This autum we’ll offer you both onsite courses for those willing to come back to normality and online courses for those who prefer learning from home in a friendly and supportive environement. Check our Autumn 2021 Classroom & Online Courses now!
For the first time, Spanish attracted over 100,000 GCSE entries – almost double the 2005 statistic – and was the most popular A-level language for the second year in a row. If current trends continue, the report predicts that Spanish is likely to overtake French as the most popular GCSE language by 2026, according to a new British Council report published today.
The Language Trends 2021 report surveyed teachers at more than 1500 primary, secondary and independent schools across England. The report, which has been published annually by the British Council for nearly twenty years, gathers information about language teaching and learning in England.
At Key Stage 3, Spanish is taught by 74 per cent of responding state schools and 89 per cent of responding independent schools.
To read the full report, please visit: https://www.britishcouncil.org/research-policy-insight/research-reports/language-trends-2021
Join our 25h Spanish course for beginners with trainee teachers monitored by our native academic staff.
Cost: £25, to be refunded if the student attends 80% of the sessions.
12 to 23 July, Monday to Friday, 10am to 12:30pm.
Enroll now: email@example.com or calling 020 7201 0750
For more information about our courses, please visit our website.
En el marco de la celebración del centenario del nacimiento del gran cineasta valenciano Luis García Berlanga (Valencia, 12 de junio de 1921-Madrid, 13 de noviembre de 2010), el Instituto Cervantes tiene previsto un completo programa de actividades que se inicia con el ciclo de cine en línea «Berlanga cumple cien años» que —en colaboración con la Filmoteca de la AECID, el ICAA y su Filmoteca Española, AC/E y la Academia de Cine— recupera cuatro de sus obras menos conocidas internacionalmente.
4 de junio: «Esa pareja feliz» (1951), de Luis G. Berlanga y Juan Antonio Bardem https://vimeo.com/institutocervantes/esaparejafeliz
11 de junio: «Calabuch» (1956), de Luis G. Berlanga https://vimeo.com/institutocervantes/calabuch
18 de junio: «Plácido» (1961), de Luis G. Berlanga https://vimeo.com/institutocervantes/placido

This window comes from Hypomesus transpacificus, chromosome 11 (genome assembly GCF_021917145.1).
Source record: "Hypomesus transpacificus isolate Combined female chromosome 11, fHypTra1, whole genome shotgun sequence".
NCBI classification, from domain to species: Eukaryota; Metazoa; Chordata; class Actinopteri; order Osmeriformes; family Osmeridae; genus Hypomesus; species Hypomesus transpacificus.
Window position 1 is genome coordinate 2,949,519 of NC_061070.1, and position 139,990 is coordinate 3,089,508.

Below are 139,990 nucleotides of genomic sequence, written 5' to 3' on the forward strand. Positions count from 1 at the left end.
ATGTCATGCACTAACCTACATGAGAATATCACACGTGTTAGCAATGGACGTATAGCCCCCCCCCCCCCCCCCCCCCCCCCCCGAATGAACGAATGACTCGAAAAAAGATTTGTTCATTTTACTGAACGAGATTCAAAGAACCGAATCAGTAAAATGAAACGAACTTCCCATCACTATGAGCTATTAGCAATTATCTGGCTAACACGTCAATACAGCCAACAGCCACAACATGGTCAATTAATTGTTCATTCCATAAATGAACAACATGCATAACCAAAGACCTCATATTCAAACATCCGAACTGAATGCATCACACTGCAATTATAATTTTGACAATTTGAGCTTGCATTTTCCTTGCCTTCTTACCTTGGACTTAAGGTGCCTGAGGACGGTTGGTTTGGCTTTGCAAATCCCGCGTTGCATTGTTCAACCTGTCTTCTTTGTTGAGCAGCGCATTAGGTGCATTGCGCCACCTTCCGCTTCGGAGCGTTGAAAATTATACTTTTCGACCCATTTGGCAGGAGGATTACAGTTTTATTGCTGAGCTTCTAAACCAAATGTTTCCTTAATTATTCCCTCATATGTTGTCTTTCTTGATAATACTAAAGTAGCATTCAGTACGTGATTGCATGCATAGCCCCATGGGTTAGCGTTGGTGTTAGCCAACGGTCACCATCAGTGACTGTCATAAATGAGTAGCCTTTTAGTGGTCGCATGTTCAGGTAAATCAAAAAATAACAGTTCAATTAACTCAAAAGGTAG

25 de junio: «Patrimonio nacional» (1981), de Luis G. Berlanga https://vimeo.com/institutocervantes/patrimonionacional
The end of April was a very exciting time for Spanish-language literature, with Granta naming their ‘best of young Spanish-language novelists’, each published in English translation in their latest issue: Granta 155: Best of Young Spanish-Language Novelists 2. This issue – the second of its kind – brings together twenty-five of the best young voices from thirteen different Spanish speaking countries. I’m keen to get my hands on a copy and see whether Granta has discovered any new literary gems! This announcement got me thinking: who would be on my current ‘best-of’ list? Who are the contemporary Spanish writers that I’m reading and enjoying at the moment?
Read more at the European Literature Network’s website
From the Federation of Spanish Schools as a Foreign Language in Spain we want to promote the Spanish as a foreign language teaching sector in Spain as a valuable bet both economically and educationally.
To do so, we have developed a digital event to show what Spain is, what it can offer you and, in addition, you can have access to some training pills developed by our centers both in didactics (for teachers) and in economy and market (for agents).
Those who participate in this activity will have preference in the upcoming events that FEDELE will be developing in 2022.
This activity has the collaboration of two organizations concerned with language tourism and language immersion in Spain, FEDELE and TURESPAÑA. The two institutions have developed a specific agenda for a total of five events that are adjusted in schedule and content to each of the countries of the world.
In case of EUROPE, the digital event will take place on 5th May 2021, at 10.00 am – 01:00 pm (Central Europe Time).
Don’t miss the session that will feature interesting presentations to learn more about Spain, Spanish as an economic resource and the facilities to send students to Spanish schools in Spain.
Access the event through: fedele.org/digital-event/